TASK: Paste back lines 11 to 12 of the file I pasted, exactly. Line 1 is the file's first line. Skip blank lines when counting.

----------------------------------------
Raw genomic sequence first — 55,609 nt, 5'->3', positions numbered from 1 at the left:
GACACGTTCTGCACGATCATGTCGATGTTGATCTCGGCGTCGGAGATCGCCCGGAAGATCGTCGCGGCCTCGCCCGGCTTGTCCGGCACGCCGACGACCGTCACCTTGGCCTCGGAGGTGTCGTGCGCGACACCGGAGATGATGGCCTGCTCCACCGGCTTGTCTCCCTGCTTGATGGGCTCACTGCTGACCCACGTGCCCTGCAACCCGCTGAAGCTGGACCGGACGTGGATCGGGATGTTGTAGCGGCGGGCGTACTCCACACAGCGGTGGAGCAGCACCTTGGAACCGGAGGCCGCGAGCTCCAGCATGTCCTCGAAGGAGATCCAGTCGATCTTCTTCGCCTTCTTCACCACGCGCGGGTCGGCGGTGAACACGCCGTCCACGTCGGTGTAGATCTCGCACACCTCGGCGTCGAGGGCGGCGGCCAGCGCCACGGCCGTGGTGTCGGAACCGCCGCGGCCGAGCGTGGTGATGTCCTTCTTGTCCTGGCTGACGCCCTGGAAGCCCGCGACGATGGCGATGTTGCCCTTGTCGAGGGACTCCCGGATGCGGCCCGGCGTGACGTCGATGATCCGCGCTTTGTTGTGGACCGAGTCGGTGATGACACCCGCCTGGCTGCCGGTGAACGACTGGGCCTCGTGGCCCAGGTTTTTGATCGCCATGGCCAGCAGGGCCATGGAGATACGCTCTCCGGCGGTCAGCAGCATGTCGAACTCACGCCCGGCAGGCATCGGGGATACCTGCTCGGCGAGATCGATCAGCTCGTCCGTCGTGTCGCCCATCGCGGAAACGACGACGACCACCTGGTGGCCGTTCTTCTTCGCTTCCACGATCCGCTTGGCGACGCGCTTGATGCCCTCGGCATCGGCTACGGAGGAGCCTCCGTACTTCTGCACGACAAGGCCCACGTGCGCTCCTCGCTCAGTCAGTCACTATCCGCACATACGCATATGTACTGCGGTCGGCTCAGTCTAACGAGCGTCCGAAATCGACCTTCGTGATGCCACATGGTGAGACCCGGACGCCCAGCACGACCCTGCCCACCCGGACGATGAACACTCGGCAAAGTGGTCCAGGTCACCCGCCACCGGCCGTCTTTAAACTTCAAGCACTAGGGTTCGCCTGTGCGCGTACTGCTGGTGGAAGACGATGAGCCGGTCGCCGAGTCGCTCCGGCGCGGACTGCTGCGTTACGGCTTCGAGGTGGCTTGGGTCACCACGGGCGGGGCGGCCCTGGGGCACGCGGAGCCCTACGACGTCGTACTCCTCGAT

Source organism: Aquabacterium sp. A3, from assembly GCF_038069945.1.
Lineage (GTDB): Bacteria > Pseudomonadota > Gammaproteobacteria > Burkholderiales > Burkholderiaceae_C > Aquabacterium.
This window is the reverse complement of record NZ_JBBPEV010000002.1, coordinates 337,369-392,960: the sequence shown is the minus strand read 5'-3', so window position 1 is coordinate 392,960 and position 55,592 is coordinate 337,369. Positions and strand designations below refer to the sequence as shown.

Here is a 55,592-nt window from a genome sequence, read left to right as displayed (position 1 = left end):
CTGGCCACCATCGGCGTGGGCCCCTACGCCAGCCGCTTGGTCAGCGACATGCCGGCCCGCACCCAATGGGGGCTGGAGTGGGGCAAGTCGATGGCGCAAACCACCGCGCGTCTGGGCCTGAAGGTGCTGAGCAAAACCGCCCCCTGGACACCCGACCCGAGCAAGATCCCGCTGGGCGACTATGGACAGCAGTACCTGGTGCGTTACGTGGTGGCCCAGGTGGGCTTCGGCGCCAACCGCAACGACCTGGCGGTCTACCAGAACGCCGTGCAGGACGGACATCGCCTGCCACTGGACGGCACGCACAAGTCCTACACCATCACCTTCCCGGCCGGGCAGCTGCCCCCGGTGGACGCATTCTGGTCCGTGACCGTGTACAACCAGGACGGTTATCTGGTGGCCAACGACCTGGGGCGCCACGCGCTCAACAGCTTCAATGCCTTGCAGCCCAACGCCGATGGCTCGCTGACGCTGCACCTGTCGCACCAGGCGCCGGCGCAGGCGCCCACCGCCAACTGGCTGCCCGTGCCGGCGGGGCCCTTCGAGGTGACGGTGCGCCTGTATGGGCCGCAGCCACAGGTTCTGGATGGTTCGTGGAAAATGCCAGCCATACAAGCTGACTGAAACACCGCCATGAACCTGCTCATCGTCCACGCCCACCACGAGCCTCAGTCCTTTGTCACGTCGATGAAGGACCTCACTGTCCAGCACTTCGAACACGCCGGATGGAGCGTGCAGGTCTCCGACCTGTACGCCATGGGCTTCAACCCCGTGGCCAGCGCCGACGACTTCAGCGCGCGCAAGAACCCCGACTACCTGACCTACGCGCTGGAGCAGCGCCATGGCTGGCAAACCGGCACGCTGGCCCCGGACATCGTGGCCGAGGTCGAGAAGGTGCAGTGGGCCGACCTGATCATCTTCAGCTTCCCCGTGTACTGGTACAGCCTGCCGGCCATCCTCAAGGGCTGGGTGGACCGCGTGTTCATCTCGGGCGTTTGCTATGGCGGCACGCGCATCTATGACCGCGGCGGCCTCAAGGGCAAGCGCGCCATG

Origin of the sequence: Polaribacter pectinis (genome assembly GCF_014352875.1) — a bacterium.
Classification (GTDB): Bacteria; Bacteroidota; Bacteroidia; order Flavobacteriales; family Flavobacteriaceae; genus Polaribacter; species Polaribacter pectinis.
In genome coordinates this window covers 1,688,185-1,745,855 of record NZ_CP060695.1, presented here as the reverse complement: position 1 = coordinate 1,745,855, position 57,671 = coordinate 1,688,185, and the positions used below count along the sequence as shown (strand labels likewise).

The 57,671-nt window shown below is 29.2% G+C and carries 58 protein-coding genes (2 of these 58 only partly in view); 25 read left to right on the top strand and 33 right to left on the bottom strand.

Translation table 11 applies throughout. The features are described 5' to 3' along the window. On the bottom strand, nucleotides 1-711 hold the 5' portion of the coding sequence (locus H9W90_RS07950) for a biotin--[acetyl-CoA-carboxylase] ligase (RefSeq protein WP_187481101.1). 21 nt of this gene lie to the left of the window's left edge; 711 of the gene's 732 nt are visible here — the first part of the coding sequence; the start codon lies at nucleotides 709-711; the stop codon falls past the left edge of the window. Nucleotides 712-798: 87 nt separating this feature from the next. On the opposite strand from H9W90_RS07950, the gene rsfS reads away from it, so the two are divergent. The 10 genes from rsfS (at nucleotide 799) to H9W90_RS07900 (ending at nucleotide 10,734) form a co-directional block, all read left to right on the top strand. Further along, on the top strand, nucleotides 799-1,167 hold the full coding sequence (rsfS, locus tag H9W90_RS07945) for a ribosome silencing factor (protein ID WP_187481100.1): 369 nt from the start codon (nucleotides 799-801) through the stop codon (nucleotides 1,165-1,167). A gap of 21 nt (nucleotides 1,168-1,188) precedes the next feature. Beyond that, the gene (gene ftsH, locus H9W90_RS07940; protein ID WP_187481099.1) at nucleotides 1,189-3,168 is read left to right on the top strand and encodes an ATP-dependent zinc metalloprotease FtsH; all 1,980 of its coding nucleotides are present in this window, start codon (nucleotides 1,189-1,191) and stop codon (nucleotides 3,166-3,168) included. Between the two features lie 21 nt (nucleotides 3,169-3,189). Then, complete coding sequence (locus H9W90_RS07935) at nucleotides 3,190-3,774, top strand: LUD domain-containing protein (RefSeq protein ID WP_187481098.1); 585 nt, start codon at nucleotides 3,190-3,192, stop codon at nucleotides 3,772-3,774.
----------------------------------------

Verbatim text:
The 57,671-nt window shown below is 29.2% G+C and carries 58 protein-coding genes (2 of these 58 only partly in view); 25 read left to right on the top strand and 33 right to left on the bottom strand.

Translation table 11 applies throughout. The features are described 5' to 3' along the window. On the bottom strand, nucleotides 1-711 hold the 5' portion of the coding sequence (locus H9W90_RS07950) for a biotin--[acetyl-CoA-carboxylase] ligase (RefSeq protein WP_187481101.1). 21 nt of this gene lie to the left of the window's left edge; 711 of the gene's 732 nt are visible here — the first part of the coding sequence; the start codon lies at nucleotides 709-711; the stop codon falls past the left edge of the window. Nucleotides 712-798: 87 nt separating this feature from the next. On the opposite strand from H9W90_RS07950, the gene rsfS reads away from it, so the two are divergent. The 10 genes from rsfS (at nucleotide 799) to H9W90_RS07900 (ending at nucleotide 10,734) form a co-directional block, all read left to right on the top strand. Further along, on the top strand, nucleotides 799-1,167 hold the full coding sequence (rsfS, locus tag H9W90_RS07945) for a ribosome silencing factor (protein ID WP_187481100.1): 369 nt from the start codon (nucleotides 799-801) through the stop codon (nucleotides 1,165-1,167). A gap of 21 nt (nucleotides 1,168-1,188) precedes the next feature. Beyond that, the gene (gene ftsH, locus H9W90_RS07940; protein ID WP_187481099.1) at nucleotides 1,189-3,168 is read left to right on the top strand and encodes an ATP-dependent zinc metalloprotease FtsH; all 1,980 of its coding nucleotides are present in this window, start codon (nucleotides 1,189-1,191) and stop codon (nucleotides 3,166-3,168) included. Between the two features lie 21 nt (nucleotides 3,169-3,189). Then, complete coding sequence (locus H9W90_RS07935) at nucleotides 3,190-3,774, top strand: LUD domain-containing protein (RefSeq protein ID WP_187481098.1); 585 nt, start codon at nucleotides 3,190-3,192, stop codon at nucleotides 3,772-3,774.